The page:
Securities and Exchange Commission charges Ernst and Young for cheating by its audit professionals on CPA exams and withholding information from SEC’s Enforcement Division during the investigation. EY to pay $100 Million fine.


The Securities and Exchange Commission charged Ernst & Young LLP (EY) for cheating by its audit professionals on exams required to obtain and maintain Certified Public Accountant (CPA) licenses, and for withholding evidence of this misconduct from the SEC’s Enforcement Division during the Division’s investigation of the matter. EY admits the facts underlying the SEC’s charges and agrees to pay a $100 million penalty and undertake extensive remedial measures to fix the firm’s ethical issues.

EY admits that, over multiple years, a significant number of EY audit professionals cheated on the ethics component of CPA exams and various continuing professional education courses required to maintain CPA licenses, including ones designed to ensure that accountants can properly evaluate whether clients’ financial statements comply with Generally Accepted Accounting Principles.

EY further admits that during the Enforcement Division’s investigation of potential cheating at the firm, EY made a submission conveying to the Division that EY did not have current issues with cheating when, in fact, the firm had been informed of potential cheating on a CPA ethics exam. EY also admits that it did not correct its submission even after it launched an internal investigation into cheating on CPA ethics and other exams and confirmed there had been cheating, and even after its senior lawyers discussed the matter with members of the firm’s senior management. And as the Order finds, EY did not cooperate in the SEC’s investigation regarding its materially misleading submission.

In addition to paying a $100 million penalty, the Order requires EY to engage in extensive undertakings, including retaining two separate independent consultants to help remediate its deficiencies. One consultant will review the firm’s policies and procedures relating to ethics and integrity. The other will review EY’s conduct regarding its disclosure failures, including whether any EY employees contributed to the firm’s failure to correct its misleading submission.

The Order https://www.sec.gov/litigation/admin/2022/34-95167.pdf finds that EY violated a Public Company Accounting Oversight Board (PCAOB) rule requiring the firm to maintain integrity in the performance of professional service, committed acts discreditable to the accounting profession, and failed to maintain an appropriate system of quality control. EY has admitted the facts underlying these findings and acknowledged that its conduct violated the integrity standard and provides a basis for the SEC to impose remedies against the firm pursuant to Sections 4C(a)(2) and (a)(3) of the Exchange Act and Rules 102(e)(1)(ii) and (iii) of the Commission’s Rules of Practice.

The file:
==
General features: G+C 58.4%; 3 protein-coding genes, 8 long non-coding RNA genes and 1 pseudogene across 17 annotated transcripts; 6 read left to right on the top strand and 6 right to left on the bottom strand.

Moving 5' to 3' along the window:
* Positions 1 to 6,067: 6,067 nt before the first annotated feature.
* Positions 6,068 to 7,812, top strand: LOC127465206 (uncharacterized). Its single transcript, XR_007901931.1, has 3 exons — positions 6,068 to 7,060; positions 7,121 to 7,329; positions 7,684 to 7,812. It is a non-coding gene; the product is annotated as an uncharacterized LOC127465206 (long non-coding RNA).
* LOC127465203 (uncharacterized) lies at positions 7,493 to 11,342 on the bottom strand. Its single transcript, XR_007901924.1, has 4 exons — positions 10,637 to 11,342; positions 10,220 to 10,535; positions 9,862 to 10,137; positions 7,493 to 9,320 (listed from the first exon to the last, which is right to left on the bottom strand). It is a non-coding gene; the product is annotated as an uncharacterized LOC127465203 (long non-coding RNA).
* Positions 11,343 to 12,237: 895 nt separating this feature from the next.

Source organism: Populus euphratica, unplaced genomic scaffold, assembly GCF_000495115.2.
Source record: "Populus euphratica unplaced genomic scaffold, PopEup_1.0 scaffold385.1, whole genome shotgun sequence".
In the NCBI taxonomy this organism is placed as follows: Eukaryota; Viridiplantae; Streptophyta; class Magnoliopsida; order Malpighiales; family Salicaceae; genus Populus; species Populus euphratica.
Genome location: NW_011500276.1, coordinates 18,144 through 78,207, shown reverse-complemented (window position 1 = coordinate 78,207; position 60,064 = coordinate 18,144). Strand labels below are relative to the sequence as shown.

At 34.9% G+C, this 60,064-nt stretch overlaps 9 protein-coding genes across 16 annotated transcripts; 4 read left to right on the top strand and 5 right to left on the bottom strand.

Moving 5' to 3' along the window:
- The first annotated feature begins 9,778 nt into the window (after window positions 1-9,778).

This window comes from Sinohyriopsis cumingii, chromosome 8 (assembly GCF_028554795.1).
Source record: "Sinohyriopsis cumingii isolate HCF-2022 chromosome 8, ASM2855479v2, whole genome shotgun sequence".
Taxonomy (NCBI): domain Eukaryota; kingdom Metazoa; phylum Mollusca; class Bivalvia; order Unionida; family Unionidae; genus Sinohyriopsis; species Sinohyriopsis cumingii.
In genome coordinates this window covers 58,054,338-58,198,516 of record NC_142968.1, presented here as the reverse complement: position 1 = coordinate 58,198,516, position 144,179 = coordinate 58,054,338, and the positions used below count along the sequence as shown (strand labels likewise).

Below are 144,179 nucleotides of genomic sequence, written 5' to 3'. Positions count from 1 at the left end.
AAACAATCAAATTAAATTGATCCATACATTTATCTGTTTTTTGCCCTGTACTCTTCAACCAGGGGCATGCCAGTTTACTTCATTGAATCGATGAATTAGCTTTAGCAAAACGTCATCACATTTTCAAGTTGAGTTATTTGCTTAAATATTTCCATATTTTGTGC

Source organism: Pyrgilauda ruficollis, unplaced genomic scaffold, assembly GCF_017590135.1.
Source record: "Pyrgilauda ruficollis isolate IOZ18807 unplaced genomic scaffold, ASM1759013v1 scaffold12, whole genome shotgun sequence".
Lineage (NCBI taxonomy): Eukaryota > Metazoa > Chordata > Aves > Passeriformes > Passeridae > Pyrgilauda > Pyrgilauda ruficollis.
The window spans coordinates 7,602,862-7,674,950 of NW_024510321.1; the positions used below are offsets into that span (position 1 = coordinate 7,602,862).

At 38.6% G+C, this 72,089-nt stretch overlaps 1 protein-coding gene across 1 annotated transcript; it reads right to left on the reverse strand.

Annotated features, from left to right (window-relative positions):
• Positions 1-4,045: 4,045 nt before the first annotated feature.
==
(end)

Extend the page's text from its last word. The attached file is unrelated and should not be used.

One section of the Order emphasizes the failure of EY to act with integrity;

. “This case involves Ernst & Young’s failures to act with the integrity required of a
public company auditor. Over multiple years, a significant number of EY audit professionals
cheated on the ethics component of the Certified Public Accountant (CPA) exam, as well as on a
variety of other examinations required to maintain their CPA licenses. As this was ongoing, EY
withheld this misconduct from SEC staff conducting an investigation of potential cheating at the
firm. EY audit professionals’ repeated cheating on exams and the firm’s misrepresentations to the
SEC violated ethics and integrity standards and discredited the accounting profession

In another paragraph, the SEC noted that this is not the first time the EY employees cheated:

“This sharing of answer keys is not the first time in recent years that a large number
of EY audit professionals cheated on exams. From 2012 to 2015, over 200 EY audit professionals

across the country exploited a software flaw in EY’s CPE testing platform to pass exams while
answering only a low percentage of questions correctly. Following EY’s discovery of that earlier
cheating scheme, the firm took disciplinary actions and repeatedly warned its audit professionals
not to cheat on exams. Still, the cheating continued.

The Order also noted that 91 EY audit professionals requested, used or shared the test answer keys;

“Notably, 91 audit professionals requested, used, or shared answer keys with
colleagues after EY’s U.S. Chair and Managing Partner sent the message highlighting the SEC
enforcement action against the other large audit firm, yet again reminding personnel not to cheat,
and yet again discussing the importance of integrity.”

JEFFREY NEWMAN, A FORMER PROSECUTOR IS A WHISTLEBLOWER LAWYER WITH THE FIRM NEWMAN & SHAPIRO AND HANDLES MAJOR SEC WHISTLEBLOWER CASES AS WELL AS FALSE CLAIMS ACT CASES. HE CAN BE REACHED AT 617-823-3217 OR AT JNEWMAN@NEWMNSHAPIRO.COM